of total flow rate and a plot of oil flow rate, with the difference between these values

being the gas flow rate. A few points about these results are worth noting. First, at station

5, the flowmeter reads 0 rps and the density tool shows a density higher than the oil

density. These results show this to be the rathole region, indicating no oil or gas is

flowing at this depth.

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Fig. 18 Example 5 two-phase log interpreted flow profile

Comparing the results obtained with the Nicolas-Witterholt correlation with those
obtained with the Curtis method, qualitatively they are similar, with both showing the
majority of the oil production coming from Zones A and D. Both show the primary gas
production from Zones B and C. However, notice that with the Curtis method, Zones B
and C are interpreted to produce essentially no oil, while with the Nicolas-Witterholt
interpretation, over 400 b/d of oil is found to be produced by these zones. Unfortunately,
it is not possible to know which is more correct, as both methods are empirical
correlations of complex two-phase flow phenomena.

IV. Completion Evaluation with Production Logs

Production logs are often used to inspect the well completion. Locating tubing,
casing, or packer leaks, detecting channels behind pipe, and evaluating the condition of
the cement are all common applications. In this section, we will review methods for
locating channels or leaks followed by a discussion of cement evaluation.

Channel and Leak Detection

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Approach,” SPE 103589 presented at the SPE Russian Oil and Gas Technical Conference

and Exhibition, Moscow, Russia, Oct. 3-6, 2006.

Froelich, B., Pittman, D., and Seeman, B.: “Cement Evaluation Tool: A New Approach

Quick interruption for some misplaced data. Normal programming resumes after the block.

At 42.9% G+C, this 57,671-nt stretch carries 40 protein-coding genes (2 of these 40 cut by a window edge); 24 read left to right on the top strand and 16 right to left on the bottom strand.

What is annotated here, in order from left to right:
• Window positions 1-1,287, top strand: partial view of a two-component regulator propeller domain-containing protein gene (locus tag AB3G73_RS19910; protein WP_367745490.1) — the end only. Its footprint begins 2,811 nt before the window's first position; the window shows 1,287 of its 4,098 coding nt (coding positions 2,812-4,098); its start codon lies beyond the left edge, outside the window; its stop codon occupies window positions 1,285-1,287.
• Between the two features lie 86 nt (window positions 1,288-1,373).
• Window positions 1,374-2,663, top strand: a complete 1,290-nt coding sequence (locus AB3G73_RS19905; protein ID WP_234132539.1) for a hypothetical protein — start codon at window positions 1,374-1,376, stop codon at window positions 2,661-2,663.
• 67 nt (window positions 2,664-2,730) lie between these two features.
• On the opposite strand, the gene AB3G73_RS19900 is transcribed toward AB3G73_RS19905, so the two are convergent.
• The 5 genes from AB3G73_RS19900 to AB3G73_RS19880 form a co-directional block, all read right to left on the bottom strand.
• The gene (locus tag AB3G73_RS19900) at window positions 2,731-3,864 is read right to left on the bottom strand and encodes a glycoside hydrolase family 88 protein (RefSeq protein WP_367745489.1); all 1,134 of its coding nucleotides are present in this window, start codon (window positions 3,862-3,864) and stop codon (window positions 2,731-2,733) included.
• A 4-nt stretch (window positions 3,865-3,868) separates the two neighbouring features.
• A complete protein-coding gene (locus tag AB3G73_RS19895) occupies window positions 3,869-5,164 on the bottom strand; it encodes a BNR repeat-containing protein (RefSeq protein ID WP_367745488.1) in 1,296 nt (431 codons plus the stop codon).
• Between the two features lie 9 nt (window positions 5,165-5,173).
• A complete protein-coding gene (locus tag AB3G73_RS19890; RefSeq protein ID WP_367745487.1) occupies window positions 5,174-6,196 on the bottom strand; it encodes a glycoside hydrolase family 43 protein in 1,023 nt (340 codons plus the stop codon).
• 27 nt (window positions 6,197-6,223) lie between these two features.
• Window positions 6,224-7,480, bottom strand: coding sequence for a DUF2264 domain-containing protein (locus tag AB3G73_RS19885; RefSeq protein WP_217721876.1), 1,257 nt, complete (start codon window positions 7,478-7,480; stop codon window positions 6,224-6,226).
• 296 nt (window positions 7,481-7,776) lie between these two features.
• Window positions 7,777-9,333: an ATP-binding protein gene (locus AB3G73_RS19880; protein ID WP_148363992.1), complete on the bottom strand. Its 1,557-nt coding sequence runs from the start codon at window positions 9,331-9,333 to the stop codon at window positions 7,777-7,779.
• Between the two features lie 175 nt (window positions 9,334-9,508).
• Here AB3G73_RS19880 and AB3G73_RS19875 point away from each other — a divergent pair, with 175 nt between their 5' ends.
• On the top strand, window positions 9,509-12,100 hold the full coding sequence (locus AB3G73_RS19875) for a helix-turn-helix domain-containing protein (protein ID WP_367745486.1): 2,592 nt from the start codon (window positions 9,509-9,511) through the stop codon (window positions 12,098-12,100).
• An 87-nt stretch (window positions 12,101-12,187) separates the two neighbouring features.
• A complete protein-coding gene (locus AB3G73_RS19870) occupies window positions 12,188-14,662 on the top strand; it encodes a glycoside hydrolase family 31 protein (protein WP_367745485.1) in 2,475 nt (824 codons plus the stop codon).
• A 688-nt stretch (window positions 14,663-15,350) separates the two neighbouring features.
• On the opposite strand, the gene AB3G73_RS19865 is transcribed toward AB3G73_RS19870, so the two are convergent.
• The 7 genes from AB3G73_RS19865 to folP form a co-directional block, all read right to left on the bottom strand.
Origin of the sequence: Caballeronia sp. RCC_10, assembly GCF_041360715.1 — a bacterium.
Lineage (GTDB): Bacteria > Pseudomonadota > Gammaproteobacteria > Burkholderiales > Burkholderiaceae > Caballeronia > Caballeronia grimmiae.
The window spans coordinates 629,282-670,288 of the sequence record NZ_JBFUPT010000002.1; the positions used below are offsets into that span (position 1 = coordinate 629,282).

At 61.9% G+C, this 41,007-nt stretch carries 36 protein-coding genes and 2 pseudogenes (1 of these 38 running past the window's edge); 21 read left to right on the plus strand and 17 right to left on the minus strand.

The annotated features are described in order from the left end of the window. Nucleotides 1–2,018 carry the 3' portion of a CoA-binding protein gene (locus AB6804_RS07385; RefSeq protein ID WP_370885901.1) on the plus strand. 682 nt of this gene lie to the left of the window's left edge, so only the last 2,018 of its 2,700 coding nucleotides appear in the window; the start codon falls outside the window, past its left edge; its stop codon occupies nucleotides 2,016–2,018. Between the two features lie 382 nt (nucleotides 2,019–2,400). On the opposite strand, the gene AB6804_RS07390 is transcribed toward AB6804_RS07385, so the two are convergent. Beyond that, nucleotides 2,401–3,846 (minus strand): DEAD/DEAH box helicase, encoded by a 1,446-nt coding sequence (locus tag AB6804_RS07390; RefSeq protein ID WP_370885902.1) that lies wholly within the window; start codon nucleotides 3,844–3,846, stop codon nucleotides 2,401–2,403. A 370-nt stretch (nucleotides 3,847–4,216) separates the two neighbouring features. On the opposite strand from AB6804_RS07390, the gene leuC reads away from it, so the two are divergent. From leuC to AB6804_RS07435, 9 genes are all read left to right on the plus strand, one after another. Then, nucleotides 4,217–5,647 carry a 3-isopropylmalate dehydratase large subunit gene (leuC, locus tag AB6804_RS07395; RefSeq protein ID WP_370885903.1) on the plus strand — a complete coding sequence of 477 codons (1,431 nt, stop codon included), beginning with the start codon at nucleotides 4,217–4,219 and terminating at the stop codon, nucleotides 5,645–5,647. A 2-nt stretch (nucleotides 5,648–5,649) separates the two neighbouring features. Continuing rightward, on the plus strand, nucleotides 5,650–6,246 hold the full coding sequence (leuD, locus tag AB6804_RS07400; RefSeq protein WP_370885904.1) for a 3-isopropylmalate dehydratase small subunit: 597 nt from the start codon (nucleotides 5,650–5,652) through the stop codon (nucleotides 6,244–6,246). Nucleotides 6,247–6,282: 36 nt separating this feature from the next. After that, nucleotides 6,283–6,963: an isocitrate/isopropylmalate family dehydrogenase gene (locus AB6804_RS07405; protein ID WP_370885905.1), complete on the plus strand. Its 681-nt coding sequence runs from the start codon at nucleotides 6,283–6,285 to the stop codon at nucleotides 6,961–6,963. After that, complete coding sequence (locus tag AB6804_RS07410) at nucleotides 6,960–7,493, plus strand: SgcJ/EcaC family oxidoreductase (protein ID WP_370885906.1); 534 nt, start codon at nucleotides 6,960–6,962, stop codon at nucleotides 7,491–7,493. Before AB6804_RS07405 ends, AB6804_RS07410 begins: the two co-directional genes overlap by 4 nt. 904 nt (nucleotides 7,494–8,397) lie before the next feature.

to Cement Evaluation,” JPT (Aug. 1982) p. 1835-1841.

Interpretive Methods for Production Well Logs, 2nd Edition, Atlas Wireline Services,

Western Atlas Inc., Houston (1982).

Jackson, R. R., Ayan, C., and Wakefield, J.: “Flow Diagnosis and Production Evaluation

in High Flowrate Oil-Water Producers Using Optical-Fibre Holdup Sensors,” SPE 71727

presented at the SPE ATCE, New Orleans, LA., Sept. 30 – Oct. 3, 2001.

Kessler, Calvin and Frisch, Gary: “New Fullbore Logging Sensor Improves the

Evaluation of Production in Deviated and Horizontal Wells,” SPE 29815 presented at the

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Mas, C., Walterhouse, B., Van Vliet, J. P. M., and Rahman, H. A.: “Evaluations of Sub

Horizontal Well Performance with Optical and Electrical Probes,” SPE 72150 presented

at the SPE Asia Pacific Improved Recovery Conference, Kuala Lumpur, Malaysia, Oct.

8-9, 2001.

Morris, C., Sabbagh, L., Wydrinski, R., Hupp, J., Van Kuijk, R., and Froelich, B.:

“Application of Enhanced Ultrasonic Measurements for Cement and Casing Evaluation,”

SPE 105648 presented at the SPE/IADC Drilling Conference, Amsterdam, The

Netherlands, Feb. 20-22, 2007.

Sask, D., Hundt, C. D., Slade, J. M., and Daly, P.: “Production and Video Logging in

Horizontal Low-Permeability Gas Wells,” SPE 108084 presented at the SPE Rocky

Mountain Oil and Gas Technology Symposium, Denver, CO., April 16-18, 2007.

Theron, B., Vuhoang, D., Rezgui, F., Catala, G., McKeon, D., and Silipigno, L.:

“Improved Determination of Gas Holdup Using Optical Fibre Sensors,” presented at the

SPWLA Annual Symposium, Dallas, Texas, June 4-7, 2000. SPWLA (cited in SPE